knowledge that the Tiger regulars are
resting for ten days before the Kan
sas game; that Captain Paul Hamil
ton, Bass, Rider, Morris, all first
string men, have not-been up to their
best forms all year, partly due to in
juries and that these injuries are
gradually healing up. The first part
of last week was a bad time for Tiger
practice. Injuries at Nebraska, and
some that dated back as far as the
Ames game, made the football men
who were on the athletic field look
like a real hospital squad. Bass and
Schroeder still had their arms In
slings; Pittam, who has only recently
entered the Tiger squad was not In
uniform but suffered from a sprained
ankle; Viner limped from an in
jured ankle; Morris suffered from
a "charleyhorse" and even Captain
Hamilton, despite the fact that he
was able to get around with his men,
showed signs of a battering that he
has gotten in many different practices.
These injuries have kept the veteran
players from previous games but they
will be in the contest against the
In the Backfield.
Missouri's greatest strength lies In
her backfield. There are: Edwards,
star of perhaps more games than any
other individual Tiger this year, who
will play half; Rider, whose ability
'to Missouri rooters Is well known, at
half; Harry VIner, to play the full
Kick position; "Bill" Collins, a mem
ber of the famous Collins family of
football stars, half; Pittam, track man
whose running with the ball might
count; Morris, at quarterback. All
are slowly getting Into shape for
their final game of the year. In ad
dition there are "Tiny" Stevens, Wil
son and Hcrschel Collins.
The line has held this year, but not
against a team like the one that will
come from Lawrence. Kirkpatrick,
big right guard, and Tom Berry, who
plays on the other side of the line
at the same position, may be able to
hold their own with the Jayhawkers
and Captain Hamilton if he comes in
to his own by Thursday may make his
ISO pounds show up well in the Tiger
defense. The majority of Missouri's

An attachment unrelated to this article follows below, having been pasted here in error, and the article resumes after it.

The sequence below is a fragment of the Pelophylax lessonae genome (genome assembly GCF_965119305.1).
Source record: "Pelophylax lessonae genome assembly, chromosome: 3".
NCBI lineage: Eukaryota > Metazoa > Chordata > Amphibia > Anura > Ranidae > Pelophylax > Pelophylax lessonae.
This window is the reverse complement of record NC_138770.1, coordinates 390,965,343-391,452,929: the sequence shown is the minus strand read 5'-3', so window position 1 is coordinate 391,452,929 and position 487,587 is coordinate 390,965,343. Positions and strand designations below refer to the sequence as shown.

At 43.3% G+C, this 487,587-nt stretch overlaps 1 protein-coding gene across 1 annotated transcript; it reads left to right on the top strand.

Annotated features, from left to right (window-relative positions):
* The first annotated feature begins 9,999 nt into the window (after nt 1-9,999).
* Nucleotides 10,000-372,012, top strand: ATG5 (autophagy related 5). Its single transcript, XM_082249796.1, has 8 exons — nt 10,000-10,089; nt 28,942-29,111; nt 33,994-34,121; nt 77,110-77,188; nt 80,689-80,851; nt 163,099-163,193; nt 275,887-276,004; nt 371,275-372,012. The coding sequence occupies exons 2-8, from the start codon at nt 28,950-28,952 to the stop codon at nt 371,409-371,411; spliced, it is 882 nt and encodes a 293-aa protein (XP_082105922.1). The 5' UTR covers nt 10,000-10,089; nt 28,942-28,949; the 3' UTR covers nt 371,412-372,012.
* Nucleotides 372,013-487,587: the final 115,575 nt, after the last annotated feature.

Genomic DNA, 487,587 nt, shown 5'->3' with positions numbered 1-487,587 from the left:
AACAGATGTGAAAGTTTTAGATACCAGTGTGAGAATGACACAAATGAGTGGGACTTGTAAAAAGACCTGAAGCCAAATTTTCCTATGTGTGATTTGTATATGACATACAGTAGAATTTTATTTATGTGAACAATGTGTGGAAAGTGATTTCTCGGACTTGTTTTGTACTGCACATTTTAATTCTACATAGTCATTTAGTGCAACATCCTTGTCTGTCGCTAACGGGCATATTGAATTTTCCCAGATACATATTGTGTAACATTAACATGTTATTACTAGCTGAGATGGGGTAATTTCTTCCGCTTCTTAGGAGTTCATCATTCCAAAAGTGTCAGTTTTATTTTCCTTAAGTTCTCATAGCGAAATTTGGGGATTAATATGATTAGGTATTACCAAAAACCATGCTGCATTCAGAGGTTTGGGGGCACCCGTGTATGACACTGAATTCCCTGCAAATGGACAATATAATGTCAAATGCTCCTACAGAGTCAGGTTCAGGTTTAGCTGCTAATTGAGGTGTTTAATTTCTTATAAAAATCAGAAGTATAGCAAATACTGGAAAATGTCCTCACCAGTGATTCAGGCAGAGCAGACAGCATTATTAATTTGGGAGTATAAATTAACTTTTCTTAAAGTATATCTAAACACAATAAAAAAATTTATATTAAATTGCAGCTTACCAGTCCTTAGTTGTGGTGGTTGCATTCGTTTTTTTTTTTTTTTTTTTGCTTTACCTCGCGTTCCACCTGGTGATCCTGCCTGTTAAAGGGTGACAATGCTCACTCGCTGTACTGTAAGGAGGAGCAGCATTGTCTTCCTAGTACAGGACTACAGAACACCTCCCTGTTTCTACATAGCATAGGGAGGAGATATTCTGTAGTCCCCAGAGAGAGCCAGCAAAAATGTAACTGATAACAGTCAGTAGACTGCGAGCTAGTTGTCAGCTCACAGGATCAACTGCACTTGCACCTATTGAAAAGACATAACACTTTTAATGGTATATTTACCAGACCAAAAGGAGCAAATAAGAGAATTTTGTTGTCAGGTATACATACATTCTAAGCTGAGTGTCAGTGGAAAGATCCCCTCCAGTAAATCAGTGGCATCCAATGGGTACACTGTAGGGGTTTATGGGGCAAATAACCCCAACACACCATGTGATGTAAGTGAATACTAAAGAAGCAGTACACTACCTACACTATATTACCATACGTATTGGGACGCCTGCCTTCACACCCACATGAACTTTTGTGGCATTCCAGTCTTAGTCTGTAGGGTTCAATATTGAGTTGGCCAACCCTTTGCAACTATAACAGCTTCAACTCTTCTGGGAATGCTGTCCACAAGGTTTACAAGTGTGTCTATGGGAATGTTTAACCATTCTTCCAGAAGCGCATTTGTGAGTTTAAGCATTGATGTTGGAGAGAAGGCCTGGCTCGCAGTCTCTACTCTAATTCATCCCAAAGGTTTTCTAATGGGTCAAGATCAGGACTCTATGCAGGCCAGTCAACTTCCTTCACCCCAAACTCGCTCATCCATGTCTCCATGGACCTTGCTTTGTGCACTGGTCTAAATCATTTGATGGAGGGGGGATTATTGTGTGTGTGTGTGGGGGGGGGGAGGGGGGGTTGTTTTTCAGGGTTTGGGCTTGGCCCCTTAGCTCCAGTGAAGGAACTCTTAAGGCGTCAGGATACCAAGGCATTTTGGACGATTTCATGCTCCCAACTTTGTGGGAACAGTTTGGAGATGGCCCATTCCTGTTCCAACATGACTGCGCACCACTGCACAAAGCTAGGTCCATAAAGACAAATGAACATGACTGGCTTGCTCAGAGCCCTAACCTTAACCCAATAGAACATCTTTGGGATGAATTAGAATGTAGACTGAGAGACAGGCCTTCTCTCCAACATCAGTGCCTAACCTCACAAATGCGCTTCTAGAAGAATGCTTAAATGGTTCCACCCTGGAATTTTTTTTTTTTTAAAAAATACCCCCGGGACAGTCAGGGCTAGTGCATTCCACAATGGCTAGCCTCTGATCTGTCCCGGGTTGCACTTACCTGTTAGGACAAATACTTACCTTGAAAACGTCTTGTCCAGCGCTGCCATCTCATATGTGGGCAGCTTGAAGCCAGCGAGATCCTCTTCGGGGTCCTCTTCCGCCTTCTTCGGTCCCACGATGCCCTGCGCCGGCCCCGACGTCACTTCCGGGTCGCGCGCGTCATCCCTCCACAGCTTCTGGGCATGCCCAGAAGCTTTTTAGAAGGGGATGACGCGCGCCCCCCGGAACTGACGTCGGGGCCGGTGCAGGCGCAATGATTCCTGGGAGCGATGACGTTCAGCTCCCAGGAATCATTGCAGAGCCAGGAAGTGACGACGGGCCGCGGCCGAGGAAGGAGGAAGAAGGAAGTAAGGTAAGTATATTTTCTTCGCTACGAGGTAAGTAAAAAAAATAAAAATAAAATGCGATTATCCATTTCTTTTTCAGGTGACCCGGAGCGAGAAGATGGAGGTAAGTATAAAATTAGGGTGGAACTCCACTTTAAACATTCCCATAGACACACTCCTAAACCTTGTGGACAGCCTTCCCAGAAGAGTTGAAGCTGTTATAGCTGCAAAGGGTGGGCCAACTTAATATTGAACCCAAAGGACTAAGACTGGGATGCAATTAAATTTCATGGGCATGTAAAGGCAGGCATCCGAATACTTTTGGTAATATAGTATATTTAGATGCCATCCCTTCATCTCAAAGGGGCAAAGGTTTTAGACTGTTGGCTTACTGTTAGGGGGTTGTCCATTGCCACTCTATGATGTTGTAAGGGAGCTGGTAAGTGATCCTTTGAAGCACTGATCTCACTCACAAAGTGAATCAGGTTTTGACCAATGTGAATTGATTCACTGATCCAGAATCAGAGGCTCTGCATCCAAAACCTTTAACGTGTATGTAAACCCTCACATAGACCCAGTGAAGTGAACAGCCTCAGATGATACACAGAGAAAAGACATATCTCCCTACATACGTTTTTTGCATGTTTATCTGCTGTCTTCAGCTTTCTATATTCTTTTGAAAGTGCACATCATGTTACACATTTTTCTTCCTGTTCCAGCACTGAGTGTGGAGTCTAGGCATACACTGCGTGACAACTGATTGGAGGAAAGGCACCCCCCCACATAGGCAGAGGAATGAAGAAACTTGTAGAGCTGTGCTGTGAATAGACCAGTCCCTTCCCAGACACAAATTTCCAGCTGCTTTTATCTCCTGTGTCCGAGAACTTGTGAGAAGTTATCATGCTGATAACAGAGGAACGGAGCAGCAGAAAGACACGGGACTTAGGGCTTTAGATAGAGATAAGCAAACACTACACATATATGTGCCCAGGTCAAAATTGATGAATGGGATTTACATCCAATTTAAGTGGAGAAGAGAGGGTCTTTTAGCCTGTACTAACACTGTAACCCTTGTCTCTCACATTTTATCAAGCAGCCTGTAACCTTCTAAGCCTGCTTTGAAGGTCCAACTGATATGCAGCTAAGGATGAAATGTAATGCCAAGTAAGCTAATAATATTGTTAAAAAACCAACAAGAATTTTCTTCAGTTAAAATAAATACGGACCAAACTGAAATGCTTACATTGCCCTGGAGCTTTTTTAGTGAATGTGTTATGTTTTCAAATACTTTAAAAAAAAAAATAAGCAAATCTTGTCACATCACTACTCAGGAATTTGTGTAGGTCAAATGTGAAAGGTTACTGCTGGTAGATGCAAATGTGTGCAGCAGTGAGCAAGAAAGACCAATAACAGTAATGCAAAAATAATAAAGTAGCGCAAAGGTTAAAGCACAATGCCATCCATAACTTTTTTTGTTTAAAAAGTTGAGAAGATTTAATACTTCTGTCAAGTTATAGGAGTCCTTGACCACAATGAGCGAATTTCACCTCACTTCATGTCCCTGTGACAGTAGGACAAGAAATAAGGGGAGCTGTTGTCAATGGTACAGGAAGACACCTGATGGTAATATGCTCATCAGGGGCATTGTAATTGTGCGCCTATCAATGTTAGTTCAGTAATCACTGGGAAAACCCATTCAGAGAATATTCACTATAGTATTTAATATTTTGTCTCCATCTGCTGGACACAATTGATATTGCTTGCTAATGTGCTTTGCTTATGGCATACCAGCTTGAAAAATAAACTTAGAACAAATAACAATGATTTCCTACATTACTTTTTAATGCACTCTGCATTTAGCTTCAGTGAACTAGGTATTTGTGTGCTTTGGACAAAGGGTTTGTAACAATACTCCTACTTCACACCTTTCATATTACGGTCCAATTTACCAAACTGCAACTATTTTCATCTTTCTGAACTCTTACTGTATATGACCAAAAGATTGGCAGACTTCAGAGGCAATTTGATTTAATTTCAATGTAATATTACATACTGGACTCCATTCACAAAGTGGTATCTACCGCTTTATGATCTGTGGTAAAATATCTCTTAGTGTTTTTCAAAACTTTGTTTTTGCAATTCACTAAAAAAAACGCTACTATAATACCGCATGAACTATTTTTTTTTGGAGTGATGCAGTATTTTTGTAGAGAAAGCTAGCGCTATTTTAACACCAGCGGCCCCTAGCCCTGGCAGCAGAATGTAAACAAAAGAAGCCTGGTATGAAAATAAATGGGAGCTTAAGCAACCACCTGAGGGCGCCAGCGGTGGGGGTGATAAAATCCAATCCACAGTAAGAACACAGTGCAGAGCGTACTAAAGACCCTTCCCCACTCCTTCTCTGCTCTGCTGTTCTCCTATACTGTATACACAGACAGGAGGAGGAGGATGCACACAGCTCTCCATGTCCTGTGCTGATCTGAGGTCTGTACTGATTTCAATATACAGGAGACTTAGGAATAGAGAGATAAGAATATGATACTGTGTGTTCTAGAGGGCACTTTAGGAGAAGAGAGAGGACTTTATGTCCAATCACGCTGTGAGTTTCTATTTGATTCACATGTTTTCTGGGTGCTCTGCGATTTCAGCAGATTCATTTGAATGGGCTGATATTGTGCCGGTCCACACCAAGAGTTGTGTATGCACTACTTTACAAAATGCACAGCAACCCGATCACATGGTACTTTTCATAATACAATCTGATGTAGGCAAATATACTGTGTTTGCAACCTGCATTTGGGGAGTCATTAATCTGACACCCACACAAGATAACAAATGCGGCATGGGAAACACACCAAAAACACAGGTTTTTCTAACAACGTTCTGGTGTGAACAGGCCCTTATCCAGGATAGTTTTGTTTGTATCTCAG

linesmen however, are outweighed
badly by the Kansans.
In comparative scores Missouri may
find some bit of comfort. In the last
five years the score In games has
been Missouri three, Kansas two, and
two of these Tiger victories have been
won on Kansas soil. But compara
tive scores, of the past, in war times
are not always the most reliable.
And for this reason Missouri is not
counting too much on what "Toby"
Graves, "Clint" Collins, "Liz" Clay or
any of the others did way back in the
days gone by.
For the Big (Same.
Missouri's tentative lineup in
cludes. Slusher, le; Chittenden, It;
Ewing, Ig; Hamilton or Kolb, center;
Kirkpatrick, rg; Urie, rt; Marshal,
re; Edwards, lh; Rider, rh; Viner,
f, and Morris, p.
Missouri is preparing for the big
game next Thursday in the same way
she has for two games past The town
and University are ready for a victory
For Missouri takes a victory for
granted as far as preparations are
concerned. Even the new night-shirt
is put away ready for the big parade,
scheduled for the hour of darkness
which follows the big contest. Green-
nouses are taking orders for mums,
the advance orders being bigger than
ever before. In fact Columbia is
prepared for the same sort of crowd
that came here two years ago.
Schulte's scrimmage practices this
year ended with the one yesterday
afternoon. All this coming week he
will put the Tigers through a light
practice daily. The Tigers are taking
long hikes out into the country, for
getting for a time the impending
battle. And the other afternoon,
when asked what the score would be
Coach Schulte. with his customarv
evasion and enthusiasm said: "You
know, I'll bet you a dollar it rains.'
The final game In the hockey class
championship series will be played at
4:15 o'clock Monday afternoon bo
tween the junors and seniors.
The senior-sophomore game Thurs
day afternoon resulted in a score of
7 to 1 in favor of the sophomores.
The splendid team work of the sopho
mores enabled them to defeat the
heavier and more experienced seniors.
Catherine Callahan, at right half,